The objects were (1) to provide a pipeline of grain to the distillery; (2) to break the firewood monopoly of Toronto’s existing development road, the Northern Railway of Canada; (3) to provide increased business from railway access to Grey and Bruce Counties; and (4) primarily, to establish a port for trade and transfer on Georgian Bay in competition with the Northern Railway of Canada, and secondarily, ports for trade on the Lake Huron coast.
The first sod was turned at Weston on October 5, 1869 with Prince Arthur presiding. Construction from Queen’s Wharf in Toronto began immediately, facilitated between there and Weston by a third rail on the GTR’s Stratford-Sarnia line. It then wound its way around the Humber River in Woodbridge, pushing out to Bolton and then addressed the Caledon hills with its innovative but later notorious Horseshoe Curve. It reached Orangeville in mid-1871, and Mount Forest in December of that same year.
The original plan was to build from Orangeville to Mount Forest, with a “Grey” branch from there to Owen Sound; and a “Bruce” branch on to Walkerton, with two lines from there to Kincardine and to Southampton. The politics of municipal bonuses, the premier revenue source, did however lead to a change in this plan. In a deft feint, the new plan for Owen Sound was to build direct northwards from Fraxa Junction, leaving speculators along the anticipated way holding an empty bag. The rails of the Owen Sound branch reached there in June 1873, just over a year later after the Northern reached Meaford with its belated North Grey Railway in April 1872.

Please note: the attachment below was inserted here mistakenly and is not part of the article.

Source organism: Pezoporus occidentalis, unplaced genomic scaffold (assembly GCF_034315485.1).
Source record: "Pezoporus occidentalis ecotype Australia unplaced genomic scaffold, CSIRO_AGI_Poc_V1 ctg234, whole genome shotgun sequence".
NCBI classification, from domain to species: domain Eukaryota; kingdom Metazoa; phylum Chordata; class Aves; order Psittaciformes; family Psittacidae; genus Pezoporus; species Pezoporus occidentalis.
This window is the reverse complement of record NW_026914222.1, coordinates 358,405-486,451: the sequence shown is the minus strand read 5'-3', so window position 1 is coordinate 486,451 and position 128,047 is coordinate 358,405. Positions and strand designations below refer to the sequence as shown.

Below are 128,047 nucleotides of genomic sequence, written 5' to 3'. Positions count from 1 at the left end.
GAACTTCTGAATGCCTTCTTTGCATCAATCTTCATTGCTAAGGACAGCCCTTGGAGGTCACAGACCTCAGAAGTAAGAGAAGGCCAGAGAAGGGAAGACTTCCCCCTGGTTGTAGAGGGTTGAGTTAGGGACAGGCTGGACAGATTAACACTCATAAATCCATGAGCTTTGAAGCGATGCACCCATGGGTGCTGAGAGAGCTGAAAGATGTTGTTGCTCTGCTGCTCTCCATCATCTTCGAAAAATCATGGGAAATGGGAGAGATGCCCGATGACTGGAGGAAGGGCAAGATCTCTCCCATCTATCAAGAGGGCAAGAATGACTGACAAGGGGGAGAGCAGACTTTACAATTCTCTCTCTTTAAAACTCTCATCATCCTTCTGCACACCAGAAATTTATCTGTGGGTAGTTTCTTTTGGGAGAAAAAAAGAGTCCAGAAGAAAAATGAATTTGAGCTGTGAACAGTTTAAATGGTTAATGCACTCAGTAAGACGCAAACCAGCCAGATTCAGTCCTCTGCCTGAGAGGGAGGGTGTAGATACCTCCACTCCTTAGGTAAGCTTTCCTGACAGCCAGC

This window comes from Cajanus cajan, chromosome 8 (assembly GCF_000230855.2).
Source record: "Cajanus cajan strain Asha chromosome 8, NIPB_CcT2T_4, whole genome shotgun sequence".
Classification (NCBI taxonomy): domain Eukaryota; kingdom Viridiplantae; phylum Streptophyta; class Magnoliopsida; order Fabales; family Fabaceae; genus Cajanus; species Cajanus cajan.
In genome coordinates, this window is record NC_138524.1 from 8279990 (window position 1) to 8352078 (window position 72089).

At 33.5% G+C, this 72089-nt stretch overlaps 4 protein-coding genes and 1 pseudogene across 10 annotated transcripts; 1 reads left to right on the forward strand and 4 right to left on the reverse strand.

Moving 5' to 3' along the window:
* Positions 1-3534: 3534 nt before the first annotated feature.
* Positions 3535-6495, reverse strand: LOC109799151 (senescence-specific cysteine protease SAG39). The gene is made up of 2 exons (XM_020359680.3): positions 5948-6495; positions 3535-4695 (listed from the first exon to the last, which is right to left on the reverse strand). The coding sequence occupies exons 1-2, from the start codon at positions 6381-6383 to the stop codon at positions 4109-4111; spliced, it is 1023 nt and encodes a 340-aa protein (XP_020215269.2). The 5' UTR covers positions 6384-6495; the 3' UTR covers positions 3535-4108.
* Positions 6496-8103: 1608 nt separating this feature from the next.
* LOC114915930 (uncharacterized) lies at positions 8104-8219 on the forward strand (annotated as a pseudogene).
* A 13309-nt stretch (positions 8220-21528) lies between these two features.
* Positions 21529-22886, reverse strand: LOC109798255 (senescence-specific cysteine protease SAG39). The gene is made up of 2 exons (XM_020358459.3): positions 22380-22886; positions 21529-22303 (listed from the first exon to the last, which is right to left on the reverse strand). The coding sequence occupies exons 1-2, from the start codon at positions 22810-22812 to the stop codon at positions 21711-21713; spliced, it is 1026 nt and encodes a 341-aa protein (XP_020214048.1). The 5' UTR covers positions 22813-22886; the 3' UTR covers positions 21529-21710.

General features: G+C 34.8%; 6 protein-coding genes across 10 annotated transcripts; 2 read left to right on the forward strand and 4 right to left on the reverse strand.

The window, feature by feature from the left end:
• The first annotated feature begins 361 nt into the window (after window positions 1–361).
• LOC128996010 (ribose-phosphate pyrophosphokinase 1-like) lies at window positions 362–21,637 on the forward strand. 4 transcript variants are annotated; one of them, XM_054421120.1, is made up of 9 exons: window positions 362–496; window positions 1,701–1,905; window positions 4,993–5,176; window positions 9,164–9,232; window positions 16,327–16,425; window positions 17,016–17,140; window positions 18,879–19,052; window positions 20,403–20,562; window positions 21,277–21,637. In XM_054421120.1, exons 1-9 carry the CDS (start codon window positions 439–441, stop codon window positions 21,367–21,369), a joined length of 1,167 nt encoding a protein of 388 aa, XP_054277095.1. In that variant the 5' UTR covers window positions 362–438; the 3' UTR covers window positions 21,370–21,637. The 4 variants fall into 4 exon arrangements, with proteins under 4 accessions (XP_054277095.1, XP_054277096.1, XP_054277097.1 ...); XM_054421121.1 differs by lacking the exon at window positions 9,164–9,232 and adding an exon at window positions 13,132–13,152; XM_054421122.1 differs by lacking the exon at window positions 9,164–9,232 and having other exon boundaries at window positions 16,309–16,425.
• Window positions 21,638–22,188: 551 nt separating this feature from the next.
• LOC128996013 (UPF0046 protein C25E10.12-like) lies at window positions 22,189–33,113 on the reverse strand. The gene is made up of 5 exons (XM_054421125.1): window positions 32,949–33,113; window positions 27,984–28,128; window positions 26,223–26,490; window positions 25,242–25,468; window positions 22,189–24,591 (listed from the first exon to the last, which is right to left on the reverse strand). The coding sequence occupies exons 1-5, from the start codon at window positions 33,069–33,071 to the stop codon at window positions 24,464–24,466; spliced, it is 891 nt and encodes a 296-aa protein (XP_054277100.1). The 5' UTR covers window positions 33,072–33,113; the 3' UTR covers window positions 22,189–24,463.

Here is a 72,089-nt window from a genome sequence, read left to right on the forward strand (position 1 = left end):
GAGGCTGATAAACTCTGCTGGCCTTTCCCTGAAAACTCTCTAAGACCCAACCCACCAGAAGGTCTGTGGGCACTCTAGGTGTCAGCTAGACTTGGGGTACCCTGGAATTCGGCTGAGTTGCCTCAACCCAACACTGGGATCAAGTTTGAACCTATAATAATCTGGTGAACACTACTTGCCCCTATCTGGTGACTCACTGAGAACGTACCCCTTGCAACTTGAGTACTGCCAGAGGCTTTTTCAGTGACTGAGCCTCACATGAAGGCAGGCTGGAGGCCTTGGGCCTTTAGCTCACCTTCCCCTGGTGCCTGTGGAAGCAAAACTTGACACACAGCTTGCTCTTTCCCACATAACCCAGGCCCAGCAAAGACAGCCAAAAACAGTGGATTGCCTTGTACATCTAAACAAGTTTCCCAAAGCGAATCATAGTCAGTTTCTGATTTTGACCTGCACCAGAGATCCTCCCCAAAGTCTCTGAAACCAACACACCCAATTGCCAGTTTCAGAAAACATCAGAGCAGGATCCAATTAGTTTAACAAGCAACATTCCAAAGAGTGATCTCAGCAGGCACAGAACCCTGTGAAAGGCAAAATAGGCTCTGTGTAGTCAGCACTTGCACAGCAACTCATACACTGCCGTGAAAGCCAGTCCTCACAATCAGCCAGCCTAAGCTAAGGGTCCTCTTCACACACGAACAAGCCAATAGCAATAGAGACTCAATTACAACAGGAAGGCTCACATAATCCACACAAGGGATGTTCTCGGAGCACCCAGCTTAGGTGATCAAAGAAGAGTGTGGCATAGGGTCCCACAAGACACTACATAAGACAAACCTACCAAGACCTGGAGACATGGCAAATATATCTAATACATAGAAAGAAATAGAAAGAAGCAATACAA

As the TG&B had beaten out the plan of the Northern to reach Owen Sound, so however did the Wellington, Grey & Bruce (sponsored by the Great Western Railway) dash the TG&B’s plans for Kincardine and Southampton, so that instead of continuing on from Mount Forest to Walkerton, the TG&B settled for an extension to Teeswater (completed in 1874), that passed through Arthur, Mount Forest and Harriston.